Mon, 27 Feb|
Carving the Future of Macroeconomic Policy
Time & Location
27-Feb-2023, 7:00 pm – 9:00 pm
About the Event
Seminar 1: The New Normal for Monetary Policy: Which unconventional Monetary Policy tools are here to stay?
Speaker: Mr. Ľudovít Ódor
Abstract: The world economy went from ultra-low to high inflation: what happened and what can central banks do about it? Do unconventional monetary policy measures provide any exit strategies from the situation? As we enter a new normal, which of these tools are here to stay, thus transforming from being unconventional to conventional? Compounded by the problems of population ageing and high public debt, what are the long-term prospects for inflation?
About the Speaker: Mr. Ódor has been an integral part of the National bank of Slovakia's team as its deputy governor, contributing significantly to the decision-making process in the Slovak Republic. He has been at the forefront of numerous reforms in both the economic and financial arenas, as well as occupying numerous prestigious positions, including his membership in the Council for Budget Responsibility and the Supervisory Board of the Slovak Savings Bank.
Mr. Ódor has had a significant role in the financial policies of the Slovak Republic, having served as the Director of the Ministry's Institute for Financial Policy and Chief Economist at the Ministry of Finance. Furthermore, he was the adviser to the Slovak Prime Minister and Finance Minister, and actively took part in the formulation of reform policies such as the Euro adoption plan, tax and pension changes, the Fiscal Responsibility Act, and the ‘Value for Money’ project.
Seminar 2: The Shifting Balance of Power between Fiscal and Monetary Policies
Speaker: Dr. Martin Šuster
Abstract: Among macroeconomic demand management tools, between 1980s and early 2000s the monetary policy had been considered much more effective and efficient than fiscal policy. It could react very quickly, guiding expectations progressed from magic to art and eventually science. Fiscal policy was asked to not interfere, while central bankers tried to fine-tune the economy. Since the Global financial crises the balance has shifted and currently fiscal policy dominates. Even though central bankers employed new tools, especially quantitative easing, fiscal policies were crucial after the GFC and again during the Covid-19 pandemic and current energy crisis. One of the driving forces is demographic transition – global ageing, which decreases real interest rates. Since demographic developments change only very slowly, fiscal policies will likely be more powerful than monetary policy in the coming decades.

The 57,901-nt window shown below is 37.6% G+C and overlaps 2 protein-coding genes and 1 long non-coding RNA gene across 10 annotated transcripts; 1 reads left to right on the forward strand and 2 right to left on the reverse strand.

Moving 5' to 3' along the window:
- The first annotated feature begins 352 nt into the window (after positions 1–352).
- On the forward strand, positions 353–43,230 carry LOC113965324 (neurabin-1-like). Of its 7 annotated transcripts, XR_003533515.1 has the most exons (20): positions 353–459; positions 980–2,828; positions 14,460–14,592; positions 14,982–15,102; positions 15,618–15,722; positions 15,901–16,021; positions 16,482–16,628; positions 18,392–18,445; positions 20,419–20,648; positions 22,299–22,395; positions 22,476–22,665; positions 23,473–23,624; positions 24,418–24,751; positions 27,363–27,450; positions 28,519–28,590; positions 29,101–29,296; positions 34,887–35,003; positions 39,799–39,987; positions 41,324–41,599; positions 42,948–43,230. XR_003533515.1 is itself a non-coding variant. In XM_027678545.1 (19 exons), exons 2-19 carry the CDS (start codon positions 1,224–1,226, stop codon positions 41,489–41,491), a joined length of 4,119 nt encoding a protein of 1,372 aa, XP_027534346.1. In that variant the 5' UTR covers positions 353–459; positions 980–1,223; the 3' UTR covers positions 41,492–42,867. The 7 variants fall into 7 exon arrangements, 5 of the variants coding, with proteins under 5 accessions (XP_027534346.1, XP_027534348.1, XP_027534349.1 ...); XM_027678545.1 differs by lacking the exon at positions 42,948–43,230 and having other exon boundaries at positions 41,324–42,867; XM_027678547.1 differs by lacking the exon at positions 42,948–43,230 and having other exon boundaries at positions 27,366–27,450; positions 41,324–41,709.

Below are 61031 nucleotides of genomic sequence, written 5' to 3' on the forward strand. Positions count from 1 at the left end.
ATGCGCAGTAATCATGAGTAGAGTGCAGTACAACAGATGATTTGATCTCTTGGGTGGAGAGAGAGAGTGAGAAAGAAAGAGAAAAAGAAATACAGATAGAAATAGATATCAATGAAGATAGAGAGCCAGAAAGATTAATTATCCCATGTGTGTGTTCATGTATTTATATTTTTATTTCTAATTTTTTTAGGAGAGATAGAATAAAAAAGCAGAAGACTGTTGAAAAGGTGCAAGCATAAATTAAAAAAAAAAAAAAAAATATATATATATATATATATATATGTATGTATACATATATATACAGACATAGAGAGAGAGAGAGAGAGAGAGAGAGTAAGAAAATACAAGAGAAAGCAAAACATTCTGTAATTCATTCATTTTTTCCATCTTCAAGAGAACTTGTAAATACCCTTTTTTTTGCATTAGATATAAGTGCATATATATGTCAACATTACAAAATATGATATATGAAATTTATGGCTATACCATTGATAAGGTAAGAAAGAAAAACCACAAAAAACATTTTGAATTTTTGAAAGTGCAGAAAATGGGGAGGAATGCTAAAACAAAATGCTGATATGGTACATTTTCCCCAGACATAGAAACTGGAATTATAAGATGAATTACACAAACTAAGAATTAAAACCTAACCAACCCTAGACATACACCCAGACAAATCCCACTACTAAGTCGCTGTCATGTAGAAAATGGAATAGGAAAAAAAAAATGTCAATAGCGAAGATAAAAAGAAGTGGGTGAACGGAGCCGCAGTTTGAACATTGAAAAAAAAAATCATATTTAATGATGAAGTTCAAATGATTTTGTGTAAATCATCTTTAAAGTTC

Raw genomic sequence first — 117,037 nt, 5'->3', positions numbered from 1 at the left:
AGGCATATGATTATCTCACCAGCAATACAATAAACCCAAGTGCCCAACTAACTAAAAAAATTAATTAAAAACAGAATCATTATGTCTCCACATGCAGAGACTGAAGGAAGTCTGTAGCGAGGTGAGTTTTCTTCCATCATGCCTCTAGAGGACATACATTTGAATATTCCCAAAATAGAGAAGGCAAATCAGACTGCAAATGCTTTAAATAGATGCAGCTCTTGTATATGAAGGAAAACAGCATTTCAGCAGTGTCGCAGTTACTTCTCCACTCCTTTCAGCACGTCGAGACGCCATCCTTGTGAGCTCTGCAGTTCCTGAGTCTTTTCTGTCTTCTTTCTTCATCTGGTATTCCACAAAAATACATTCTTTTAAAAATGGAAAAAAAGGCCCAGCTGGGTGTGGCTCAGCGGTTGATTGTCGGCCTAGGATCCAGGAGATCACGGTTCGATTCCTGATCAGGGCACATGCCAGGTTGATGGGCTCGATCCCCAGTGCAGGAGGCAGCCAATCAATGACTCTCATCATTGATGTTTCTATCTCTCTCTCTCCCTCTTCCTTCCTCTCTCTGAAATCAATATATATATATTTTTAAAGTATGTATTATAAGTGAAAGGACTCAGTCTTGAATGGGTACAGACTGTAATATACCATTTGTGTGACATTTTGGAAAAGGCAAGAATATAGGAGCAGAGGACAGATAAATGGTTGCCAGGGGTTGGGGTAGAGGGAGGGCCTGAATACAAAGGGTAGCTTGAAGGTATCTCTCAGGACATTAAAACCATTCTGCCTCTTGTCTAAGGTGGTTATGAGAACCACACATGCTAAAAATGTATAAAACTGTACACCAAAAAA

About the Speaker: Martin Šuster is a member of the Council for Budget Responsibility of Slovakia. Prior to this, he was the Director of the Research Department at the National Bank of Slovakia during 2007-2021. During 2007-2009 he chaired the working group for communication on the euro introduction in Slovakia, coordinating the changeover information campaign. He is the Chairman of the Board of Transparency International Slovakia since 2017. He also chaired the Slovak Economic Association for many years until 2020.
Dr. Šuster received a doctorate in economics from the University of Maryland at College Park, USA, specializing in macroeconomics and labour markets. His research interests include macroeconomics, convergence, monetary policy and research quality assessment. He has lectured at several Slovak universities.